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Jul 23, 2021 2021-07 Alumni Business Administration

How brand purpose helped navigate Feeding America through pandemic

Gies College of Business alumna Catherine Davis (BADM ’82) had been with Feeding America for about three years when the COVID-19 pandemic hit. She says it created the perfect storm – testing the non-profit in every way.

“Demand shot up over 50%. We had to make sure our volunteers could work safely. We all saw how fragile the supply chain was,” Davis recalled about her tenure as chief marketing and communications officer for the nation’s largest hunger-relief organization with 200 food banks and 60,000 partner agencies.

Catherine Davis

Davis recently resigned from Feeding America, saying she had accomplished what she set out to do, raising awareness of hunger and Feeding America and also increasing donations. Last year, they provided 6 billion meals to more than 42 million people, including 13 million children. Now she is taking what she calls a “rare opportunity to take a pause” before deciding on her next challenge.

“During the pandemic, Americans became aware of hunger in a completely different way – the sudden job loss of so many meant they saw it in their own neighborhood. It created an opportunity to educate people about hunger at a time when they were ready to act,” she said.

Davis explained this is a much different mindset than the one she discovered when she joined the non-profit in November 2016. She conducted a qualitative research study to understand why it was so easy to ignore hunger in the US. Results showed people tended to blame the people who were hungry.

“We set out to change that view by creating an emotional connection to those in need and by bringing more clarity to the issue,” said Davis, who led Feeding America’s branding effort, which is grounded in hard facts – like how 78% of Americans live paycheck to paycheck.

Davis also helped transform Feeding America’s fundraising efforts into a digitally driven powerhouse.

“We brought in specialists to build a strong online infrastructure so that when COVID-19 hit we were ready. Giving increased exponentially in 2020, with 60% coming from online engagement,” she said.

Feeding America’s well-defined brand purpose was on full display during the pandemic. Media companies created telethons and used programming such as Good Morning America to educate the public about how they could contribute. They also donated $100 million in advertising time for public service announcements, including this one with gripping lyrics from the song “I Got You” by Ciara, who donated the music rights. Retailers and CPG companies, who already had a strong relationship with Feeding America, went into overdrive to help.

Purpose-driven work has always been part of Davis’ makeup. She describes herself in her Twitter bio as someone who’s “trying to make the world a little bit better.” She’s been on the boards of Make-A-Wish America, the Alvin Ailey American Dance Theater, and the Committee on Sustainability with the World Economic Forum. She’s now a board member of She Runs It, a national non-profit that seeks to empower women in the advertising, media, and marketing industries.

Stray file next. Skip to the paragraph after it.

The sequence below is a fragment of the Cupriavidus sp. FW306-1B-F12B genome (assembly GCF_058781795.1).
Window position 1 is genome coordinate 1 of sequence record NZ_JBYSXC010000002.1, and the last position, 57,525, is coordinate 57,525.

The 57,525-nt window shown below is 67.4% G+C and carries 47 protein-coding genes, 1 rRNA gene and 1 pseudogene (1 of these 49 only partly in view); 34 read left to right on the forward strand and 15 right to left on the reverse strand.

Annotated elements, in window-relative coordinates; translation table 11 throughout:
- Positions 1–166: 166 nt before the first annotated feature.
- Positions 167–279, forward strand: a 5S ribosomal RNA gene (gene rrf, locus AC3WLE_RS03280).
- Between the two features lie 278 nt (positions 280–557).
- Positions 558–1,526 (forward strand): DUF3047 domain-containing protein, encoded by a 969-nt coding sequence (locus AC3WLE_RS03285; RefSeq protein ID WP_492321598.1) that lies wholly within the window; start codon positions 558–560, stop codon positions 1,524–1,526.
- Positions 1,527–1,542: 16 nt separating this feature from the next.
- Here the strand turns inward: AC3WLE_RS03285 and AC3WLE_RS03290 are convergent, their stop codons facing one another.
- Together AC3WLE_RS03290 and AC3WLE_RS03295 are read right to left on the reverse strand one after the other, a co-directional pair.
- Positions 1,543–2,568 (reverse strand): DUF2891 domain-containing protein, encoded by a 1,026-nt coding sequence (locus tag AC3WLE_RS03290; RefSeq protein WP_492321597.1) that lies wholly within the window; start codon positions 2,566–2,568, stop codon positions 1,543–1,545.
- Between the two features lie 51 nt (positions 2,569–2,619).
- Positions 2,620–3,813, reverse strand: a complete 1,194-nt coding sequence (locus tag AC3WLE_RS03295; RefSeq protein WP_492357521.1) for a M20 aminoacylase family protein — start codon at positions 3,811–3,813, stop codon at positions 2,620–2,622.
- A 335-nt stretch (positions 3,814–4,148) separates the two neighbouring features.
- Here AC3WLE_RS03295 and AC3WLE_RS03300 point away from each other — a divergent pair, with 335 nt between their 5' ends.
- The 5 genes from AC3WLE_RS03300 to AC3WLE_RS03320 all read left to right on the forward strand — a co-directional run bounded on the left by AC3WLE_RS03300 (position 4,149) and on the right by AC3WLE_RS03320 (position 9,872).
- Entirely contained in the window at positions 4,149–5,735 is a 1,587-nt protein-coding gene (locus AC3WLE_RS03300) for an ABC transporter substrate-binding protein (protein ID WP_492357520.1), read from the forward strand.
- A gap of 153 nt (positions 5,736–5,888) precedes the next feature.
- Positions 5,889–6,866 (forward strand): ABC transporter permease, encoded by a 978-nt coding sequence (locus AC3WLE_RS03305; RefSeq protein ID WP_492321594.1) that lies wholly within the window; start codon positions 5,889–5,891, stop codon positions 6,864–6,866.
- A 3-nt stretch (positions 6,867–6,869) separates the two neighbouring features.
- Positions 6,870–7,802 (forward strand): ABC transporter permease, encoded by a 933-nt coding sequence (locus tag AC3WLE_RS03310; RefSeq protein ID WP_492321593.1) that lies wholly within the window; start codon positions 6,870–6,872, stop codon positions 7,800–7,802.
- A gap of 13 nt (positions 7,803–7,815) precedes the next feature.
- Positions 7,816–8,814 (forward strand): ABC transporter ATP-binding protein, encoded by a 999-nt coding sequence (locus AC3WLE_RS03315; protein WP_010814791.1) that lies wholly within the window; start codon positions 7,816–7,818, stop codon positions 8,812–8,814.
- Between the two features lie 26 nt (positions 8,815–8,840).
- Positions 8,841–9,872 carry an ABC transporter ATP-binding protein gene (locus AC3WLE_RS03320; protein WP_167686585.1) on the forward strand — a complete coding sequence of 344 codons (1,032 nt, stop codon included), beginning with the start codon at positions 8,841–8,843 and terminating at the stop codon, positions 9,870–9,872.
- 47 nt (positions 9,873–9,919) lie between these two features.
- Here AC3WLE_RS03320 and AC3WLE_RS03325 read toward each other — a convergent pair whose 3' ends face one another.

Davis was working for Morgan Stanley in the World Trade Center on Sept. 11, 2001 and ran down 64 flights of stairs to safety.

“One of the things that I thought a lot about afterwards was how it was so random. If you were above the 72nd floor when the plane hit, you could not get out of the building,” said Davis. “I was very lucky to be below. And so you do start to really think about why I was lucky and ask yourself, ‘What am I going to do to give back?’”

Davis worked at Morgan Stanley for five years, ultimately as SVP, Director of Global Advertising & Brand Management. In 2005, when given the choice between an opportunity at GE or to become CMO of an online brokerage, Harris Direct, BMO, she chose the latter.

“The career choices I’ve made have always been because I wanted to learn more. I knew online was going to be important long-term, so it seemed like the right time to do it,” said Davis, who has worked across many categories, including consumer packaged goods, financial services, non-profit, fashion, and ecommerce. “I’m really driven by curiosity and innovation and when you bring what you’ve learned from different categories that helps you do your job better.”

For much of her career, Davis has focused on creating larger digital footprints and innovating new business models. She headed marketing services for Diageo and was a digital marketing consultant before launching and leading Vizeum US, an integrated communications planning and media buying agency that’s part of the Dentsu Aegis Network. In 2015, Davis returned to Chicago and Leo Burnett, where she started her career, to lead the McDonald’s and Esurance businesses. Her team helped launch the fast food chain’s highly successful all-day breakfast.

Davis says her approach to business can be attributed to what she learned about economics at the University of Illinois from Professor Ruth Birdzell.

“She was one of the few female professors at the time and was such a role model. She was so, so smart and insightful and inspiring. She really helped me understand how the world works,” she said.

Now Davis inspires others with her views. Her Advertising Age opinion piece, published as the second wave of the pandemic was building, deftly outlines how to successfully navigate a company during a crisis. Her advice includes creating a relevant, user-friendly narrative and never underestimating the importance of brand purpose.

“So many brands try to be everything to everybody, and they try not to take a point of view,” she said. “In the current environment where things are changing so dramatically, that’s a way to not get noticed and not to drive business.”